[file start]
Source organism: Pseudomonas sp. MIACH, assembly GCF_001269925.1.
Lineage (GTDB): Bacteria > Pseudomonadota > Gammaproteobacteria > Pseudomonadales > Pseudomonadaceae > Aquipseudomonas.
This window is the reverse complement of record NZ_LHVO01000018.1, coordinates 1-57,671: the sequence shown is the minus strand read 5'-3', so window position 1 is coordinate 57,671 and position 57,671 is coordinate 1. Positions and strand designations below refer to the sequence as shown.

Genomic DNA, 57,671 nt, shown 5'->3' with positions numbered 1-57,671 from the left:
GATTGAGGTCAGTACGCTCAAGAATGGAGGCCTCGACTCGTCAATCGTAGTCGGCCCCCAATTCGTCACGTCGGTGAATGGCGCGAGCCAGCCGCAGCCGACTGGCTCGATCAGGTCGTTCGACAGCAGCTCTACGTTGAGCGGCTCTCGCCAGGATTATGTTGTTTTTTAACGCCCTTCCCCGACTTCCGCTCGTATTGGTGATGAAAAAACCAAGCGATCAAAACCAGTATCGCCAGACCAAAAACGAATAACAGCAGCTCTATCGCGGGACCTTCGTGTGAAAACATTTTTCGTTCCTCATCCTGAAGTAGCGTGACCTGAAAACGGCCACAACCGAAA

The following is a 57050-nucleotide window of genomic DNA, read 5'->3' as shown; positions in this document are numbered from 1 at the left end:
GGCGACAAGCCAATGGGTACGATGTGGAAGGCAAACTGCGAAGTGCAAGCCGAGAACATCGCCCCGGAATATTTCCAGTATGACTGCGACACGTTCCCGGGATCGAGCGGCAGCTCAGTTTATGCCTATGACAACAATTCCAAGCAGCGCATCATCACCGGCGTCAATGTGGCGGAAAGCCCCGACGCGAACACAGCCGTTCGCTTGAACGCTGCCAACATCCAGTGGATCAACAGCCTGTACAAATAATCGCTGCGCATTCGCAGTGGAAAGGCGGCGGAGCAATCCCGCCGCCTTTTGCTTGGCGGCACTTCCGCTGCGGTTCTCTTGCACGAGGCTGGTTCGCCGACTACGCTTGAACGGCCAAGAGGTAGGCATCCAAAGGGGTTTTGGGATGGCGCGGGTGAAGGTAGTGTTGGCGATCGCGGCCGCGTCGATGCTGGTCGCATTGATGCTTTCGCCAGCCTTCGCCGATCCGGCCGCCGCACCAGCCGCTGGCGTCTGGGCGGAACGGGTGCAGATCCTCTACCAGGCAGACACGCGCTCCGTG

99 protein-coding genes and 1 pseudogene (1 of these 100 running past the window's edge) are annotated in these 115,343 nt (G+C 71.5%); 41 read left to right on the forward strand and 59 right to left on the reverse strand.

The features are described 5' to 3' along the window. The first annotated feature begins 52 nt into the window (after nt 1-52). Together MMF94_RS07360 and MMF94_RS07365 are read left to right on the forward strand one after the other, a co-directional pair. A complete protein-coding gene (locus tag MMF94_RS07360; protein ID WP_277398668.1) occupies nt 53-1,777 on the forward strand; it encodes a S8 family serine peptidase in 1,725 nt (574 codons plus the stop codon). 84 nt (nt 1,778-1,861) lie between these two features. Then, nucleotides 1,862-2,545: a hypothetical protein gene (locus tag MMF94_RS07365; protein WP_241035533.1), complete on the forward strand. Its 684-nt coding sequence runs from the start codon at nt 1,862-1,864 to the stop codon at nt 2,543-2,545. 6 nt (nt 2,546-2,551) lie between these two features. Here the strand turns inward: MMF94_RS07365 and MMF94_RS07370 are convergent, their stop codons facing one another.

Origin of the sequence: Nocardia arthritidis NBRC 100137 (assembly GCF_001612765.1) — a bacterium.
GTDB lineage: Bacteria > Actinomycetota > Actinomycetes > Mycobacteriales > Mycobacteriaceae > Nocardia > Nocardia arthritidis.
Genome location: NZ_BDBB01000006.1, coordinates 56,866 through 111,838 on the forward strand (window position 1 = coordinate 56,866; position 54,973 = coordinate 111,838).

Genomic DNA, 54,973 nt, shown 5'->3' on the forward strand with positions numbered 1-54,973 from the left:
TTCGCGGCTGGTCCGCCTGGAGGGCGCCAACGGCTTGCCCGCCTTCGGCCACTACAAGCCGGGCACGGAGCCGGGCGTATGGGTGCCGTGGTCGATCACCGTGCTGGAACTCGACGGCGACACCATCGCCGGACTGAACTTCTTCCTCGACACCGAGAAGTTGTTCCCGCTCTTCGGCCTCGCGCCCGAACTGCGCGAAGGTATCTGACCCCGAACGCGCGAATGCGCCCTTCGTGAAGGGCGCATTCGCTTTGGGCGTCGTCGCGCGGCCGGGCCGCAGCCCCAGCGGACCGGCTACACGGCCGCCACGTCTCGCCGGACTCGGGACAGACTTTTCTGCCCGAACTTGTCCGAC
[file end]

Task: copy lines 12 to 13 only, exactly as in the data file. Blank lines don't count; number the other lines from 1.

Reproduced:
Genome location: NZ_BDBB01000006.1, coordinates 56,866 through 111,838 on the forward strand (window position 1 = coordinate 56,866; position 54,973 = coordinate 111,838).

Genomic DNA, 54,973 nt, shown 5'->3' on the forward strand with positions numbered 1-54,973 from the left: